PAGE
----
Conophytum wettsteinii

(A.Berger) N.E.Br.

Family : Aizoaceae subfamily Ruschoideae
Common names: Cone plants, dumplings, button plants; knopies (buttons), toontjies (little toes), waterblasies (water blisters), ogies (small eyes) (Afr.)

Flowering in autumn

Conophytum wettsteinii are highly collectable, easy to grow, dwarf-cushioned succulents that produce attractive pink flowers in autumn.

Description
Species in the genus Conophytum are dwarf-cushioned or single-bodied succulents of the vygie or ice-plant family, Aizoaceae. The genus is distinguished by the clusters of conically united leaves and petals which are fused into a basal tube (Smith et al . 1998). Conophytum wettsteinii has a broad top (20-25 mm wide) and narrowed base. Individual plants seem circular from above, with fissures up to 4 mm long. The plant has a green to blue-green colour with a spotted, smooth epidermis which may appear glossy. This species flowers only in autumn, with scentless flowers opening during the day. Flowers are short and wide, ranging in colour from magenta to pale pink or rarely white (Hammer 2002)

Conservation status
Although many Conophytum species are regarded as threatened, C. wettsteinii is listed as Least Concern (LC), with a stable population (Burgoyne 2006).

Conophytum wettsteinii flowering in autumn (March 2014)

Distribution
Conophytum wettsteinii occurs in the eastern Richtersveld to around Steinkopf. Recently another population was found north of Umdaus (Hammer 2002).

Derivation of name and historical facts
The generic name is derived from the Latin conus, meaning cone, and the Greek phytum, meaning plant, in reference to the cone-shaped fused leaves of many of the species in this genus (Smith et al . 1998). Conophytum consists of 106 species, categorised into 16 sections. Conophytum wettsteinii is the type species for sect. Wettsteinia, one of the larger sections with 17 species. The species is named after the Viennese phylogenist Richard von Wettstein (Hammer 2002).

Ecology
Due to the extreme environmental conditions in which Conophytum species occur, the plants go into dormancy during the hot, dry summer months. The leaves die and dry out, creating sheaths protecting the following season's growth. In autumn, C. wettsteinii comes out of dormancy and produces a flower which persists until mid-winter. The leaves then continue to grow during the rainy winter months, and the plants return into dormancy with the approach of the dry hot summer.

Many Conophytum species are associated with gravel patches, e.g. quartz fields, which occur from the Knersvlakte northwards to the Richtersveld and Warmbad region. Conophytum wettsteinii is known from granitic patches around Steinkopf, forming large cushions and often growing in moss (Hammer 2002). The population north of Umdaus, however, was found in a quartz field, occupying a different geology, although similar habitat to the other known population of C. wettsteinii.

A range of flowering times exist in Conophytum from morning, late afternoon, early evening to night. Conophytum wettsteinii flowers during the day and has recently been shown to be predominately pollinated by small wasps (Juergens 2002).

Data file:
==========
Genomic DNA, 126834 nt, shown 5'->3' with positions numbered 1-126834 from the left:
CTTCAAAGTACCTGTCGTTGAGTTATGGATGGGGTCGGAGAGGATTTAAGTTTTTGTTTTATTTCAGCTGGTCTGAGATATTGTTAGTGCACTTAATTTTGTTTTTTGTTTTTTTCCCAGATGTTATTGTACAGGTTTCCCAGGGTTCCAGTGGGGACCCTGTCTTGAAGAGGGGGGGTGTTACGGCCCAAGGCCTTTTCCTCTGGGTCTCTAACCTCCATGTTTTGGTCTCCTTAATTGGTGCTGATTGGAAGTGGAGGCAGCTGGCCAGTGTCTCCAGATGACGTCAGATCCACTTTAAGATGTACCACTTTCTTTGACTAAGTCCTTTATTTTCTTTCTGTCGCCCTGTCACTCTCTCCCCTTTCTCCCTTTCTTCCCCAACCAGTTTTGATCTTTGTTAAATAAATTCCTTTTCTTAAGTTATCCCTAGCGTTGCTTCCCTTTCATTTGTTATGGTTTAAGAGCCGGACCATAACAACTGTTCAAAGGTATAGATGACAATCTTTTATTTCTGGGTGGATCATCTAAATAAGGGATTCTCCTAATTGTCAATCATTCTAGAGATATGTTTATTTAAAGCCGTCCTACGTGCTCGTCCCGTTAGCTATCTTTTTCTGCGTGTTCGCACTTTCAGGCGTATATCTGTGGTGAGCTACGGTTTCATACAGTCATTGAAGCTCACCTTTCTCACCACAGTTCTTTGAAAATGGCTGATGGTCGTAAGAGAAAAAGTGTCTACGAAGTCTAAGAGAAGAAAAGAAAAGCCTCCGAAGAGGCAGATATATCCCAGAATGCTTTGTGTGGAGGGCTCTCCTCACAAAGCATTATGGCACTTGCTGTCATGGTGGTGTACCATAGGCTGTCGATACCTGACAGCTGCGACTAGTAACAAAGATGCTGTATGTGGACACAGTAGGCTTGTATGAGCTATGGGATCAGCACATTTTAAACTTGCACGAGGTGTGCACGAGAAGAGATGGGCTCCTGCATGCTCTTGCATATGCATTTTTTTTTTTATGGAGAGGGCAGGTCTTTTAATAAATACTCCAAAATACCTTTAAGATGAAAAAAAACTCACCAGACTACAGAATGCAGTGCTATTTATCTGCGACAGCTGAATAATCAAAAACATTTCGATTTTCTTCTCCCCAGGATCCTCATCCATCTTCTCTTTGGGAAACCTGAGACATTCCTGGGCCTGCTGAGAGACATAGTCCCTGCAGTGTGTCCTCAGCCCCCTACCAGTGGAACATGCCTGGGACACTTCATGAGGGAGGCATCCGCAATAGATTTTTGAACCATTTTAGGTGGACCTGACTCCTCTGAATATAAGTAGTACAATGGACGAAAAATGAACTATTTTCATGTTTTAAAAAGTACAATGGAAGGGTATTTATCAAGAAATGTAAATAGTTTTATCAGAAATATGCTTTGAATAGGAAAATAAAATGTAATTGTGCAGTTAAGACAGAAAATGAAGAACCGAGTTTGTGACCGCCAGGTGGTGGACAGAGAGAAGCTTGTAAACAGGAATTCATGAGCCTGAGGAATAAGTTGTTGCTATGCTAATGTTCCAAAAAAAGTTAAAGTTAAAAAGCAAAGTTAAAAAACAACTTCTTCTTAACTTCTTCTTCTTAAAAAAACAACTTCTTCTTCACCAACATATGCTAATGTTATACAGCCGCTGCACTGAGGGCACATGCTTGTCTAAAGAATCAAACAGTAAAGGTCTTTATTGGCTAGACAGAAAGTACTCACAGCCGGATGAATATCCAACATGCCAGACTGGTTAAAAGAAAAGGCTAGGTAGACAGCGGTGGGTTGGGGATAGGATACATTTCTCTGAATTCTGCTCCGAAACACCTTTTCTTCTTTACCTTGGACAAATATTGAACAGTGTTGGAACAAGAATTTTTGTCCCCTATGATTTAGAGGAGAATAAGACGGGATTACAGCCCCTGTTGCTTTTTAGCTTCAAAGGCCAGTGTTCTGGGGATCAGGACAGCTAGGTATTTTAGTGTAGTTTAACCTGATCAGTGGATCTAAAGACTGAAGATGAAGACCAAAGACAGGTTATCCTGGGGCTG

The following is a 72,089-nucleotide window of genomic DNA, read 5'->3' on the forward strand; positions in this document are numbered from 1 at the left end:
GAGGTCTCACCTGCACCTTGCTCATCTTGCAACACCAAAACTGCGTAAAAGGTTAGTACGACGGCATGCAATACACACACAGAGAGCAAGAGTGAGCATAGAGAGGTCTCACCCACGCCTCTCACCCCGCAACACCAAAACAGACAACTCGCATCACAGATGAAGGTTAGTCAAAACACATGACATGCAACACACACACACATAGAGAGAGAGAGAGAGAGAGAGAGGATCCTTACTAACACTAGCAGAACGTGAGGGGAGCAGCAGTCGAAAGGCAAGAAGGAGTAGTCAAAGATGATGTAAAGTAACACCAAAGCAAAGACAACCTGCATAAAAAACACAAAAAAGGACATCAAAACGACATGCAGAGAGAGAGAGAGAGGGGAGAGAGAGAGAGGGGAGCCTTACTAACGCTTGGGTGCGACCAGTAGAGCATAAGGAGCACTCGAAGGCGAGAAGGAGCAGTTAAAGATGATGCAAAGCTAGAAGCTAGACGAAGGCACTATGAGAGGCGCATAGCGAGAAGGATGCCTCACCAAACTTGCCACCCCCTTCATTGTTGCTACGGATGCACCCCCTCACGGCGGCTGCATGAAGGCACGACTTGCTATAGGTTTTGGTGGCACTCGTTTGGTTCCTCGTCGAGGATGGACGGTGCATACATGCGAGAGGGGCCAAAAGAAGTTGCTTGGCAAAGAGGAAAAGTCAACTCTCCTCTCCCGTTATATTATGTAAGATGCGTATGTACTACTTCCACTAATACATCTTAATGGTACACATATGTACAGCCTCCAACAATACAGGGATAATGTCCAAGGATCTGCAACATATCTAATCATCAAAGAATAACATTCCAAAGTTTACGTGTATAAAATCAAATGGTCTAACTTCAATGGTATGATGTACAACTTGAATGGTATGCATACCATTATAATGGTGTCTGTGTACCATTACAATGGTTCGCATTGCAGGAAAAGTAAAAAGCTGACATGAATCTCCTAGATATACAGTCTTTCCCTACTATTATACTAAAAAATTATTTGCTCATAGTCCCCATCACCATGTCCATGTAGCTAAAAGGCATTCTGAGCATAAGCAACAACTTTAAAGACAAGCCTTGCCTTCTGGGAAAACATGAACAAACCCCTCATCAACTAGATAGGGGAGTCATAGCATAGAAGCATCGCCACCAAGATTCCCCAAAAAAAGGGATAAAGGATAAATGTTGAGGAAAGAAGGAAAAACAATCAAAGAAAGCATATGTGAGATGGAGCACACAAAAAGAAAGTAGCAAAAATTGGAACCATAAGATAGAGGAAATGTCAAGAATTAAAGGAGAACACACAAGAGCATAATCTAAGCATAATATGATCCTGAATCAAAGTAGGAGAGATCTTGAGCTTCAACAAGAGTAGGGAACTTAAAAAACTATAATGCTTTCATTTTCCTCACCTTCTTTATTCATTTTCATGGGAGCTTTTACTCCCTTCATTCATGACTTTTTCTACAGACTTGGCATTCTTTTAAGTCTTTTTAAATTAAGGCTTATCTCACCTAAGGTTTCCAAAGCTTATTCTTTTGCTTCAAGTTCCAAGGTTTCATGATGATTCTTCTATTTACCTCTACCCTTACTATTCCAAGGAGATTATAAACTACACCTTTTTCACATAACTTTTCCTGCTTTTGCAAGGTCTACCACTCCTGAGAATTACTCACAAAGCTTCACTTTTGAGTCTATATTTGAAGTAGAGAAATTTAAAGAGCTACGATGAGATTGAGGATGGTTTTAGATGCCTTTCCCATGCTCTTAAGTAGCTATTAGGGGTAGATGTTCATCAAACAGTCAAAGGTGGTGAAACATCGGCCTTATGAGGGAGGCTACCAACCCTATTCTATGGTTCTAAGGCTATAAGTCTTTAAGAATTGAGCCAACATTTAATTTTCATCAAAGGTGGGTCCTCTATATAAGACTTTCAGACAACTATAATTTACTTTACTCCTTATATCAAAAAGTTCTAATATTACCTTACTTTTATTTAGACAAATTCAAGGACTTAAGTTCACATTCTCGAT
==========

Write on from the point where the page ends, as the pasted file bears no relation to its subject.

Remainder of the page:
The leaves of Conophytum wettsteinii are also interesting, with little translucent spots caused by tannin idioblasts (cells that differ from those around them in the same tissue). These idioblasts are thought to channel the influx of light into the leaf (Hammer & Hartmann 1990). The tannin idioblasts are also visible on the sheaths in the form of little brown dots.

Towards the end of the growing season

Uses and cultural apects
There are no recorded uses for this plant other than in horticulture.

Growing Conophytum wettsteinii

Conophytum wettsteinii is one of the hardiest species in the genus, and is rewarding for beginner and expert growers alike. Conophytum species are easily propagated from seed and cuttings and need well-drained mixed soil, with very little organic matter. Species flower in autumn to early winter (March to May) and actively grow during the winter months. In the hot summer months, the plants sheath and go into dormancy and should be kept dry. Although they are able to grow in full sun during their active period, they should be kept protected in shade during the hot summer months (Harrower 2003).

References

  • Burgoyne, P.M. 2006. Conophytum wettsteinii (A.Berger) N.E.Br. National Assessment: Red List of South African Plants version 2013.1. Accessed on 2014/04/23.
  • Hammer, S. 1993. The genus Conophytum : a Conograph . Succulent Plant Publications, Pretoria.
  • Hammer, S. 2002. Dumpling and His Wife: New View of the Genus Conophytum (ed.). EAE Creative Colour, Norwich
  • Hammer, S. & Hartmann, H. 1990. Shedding light on windows in Conophytum. Cactus and Succulent Society of America 62: 3542.
  • Harrower, A. 2003. Conophytum truncatum [Online]. PlantzAfrica, available at www.plantzafrica.com . Accessed on 2014/04/23.
  • Juergens, A. 2002. Floral scent compounds in Conophytum species: chemical composition and its relevance to taxonomy and pollination biology. In S. Hammer (ed.), Dumpling and His Wife: New View of the Genus Conophytum. EAE Creative Colour, Norwich.
  • Smith, G.F., Chesselet, P., Van Jaarsveld, E.J., Hartmann, H., Hammer, S., Van Wyk, B-E., Burgoyne, P., Klak, C. & Kurzweil, H. 1998. Mesembs of the World . Briza, Pretoria.

 

If you enjoyed this webpage, pl ease record your vote.

Excellent - I learnt a lot
Good - I learnt something new

Aarifah Jakoet & Robyn Powell

Compton Herbarium

May 2014

 

 

 

 

 

 

 

 

 


To find out if SANBI has seed of this or other SA species, please email our seedroom.
This page forms part of the South African National Biodiversity Institute's plant information website www.plantzafrica.com.


SANBI Home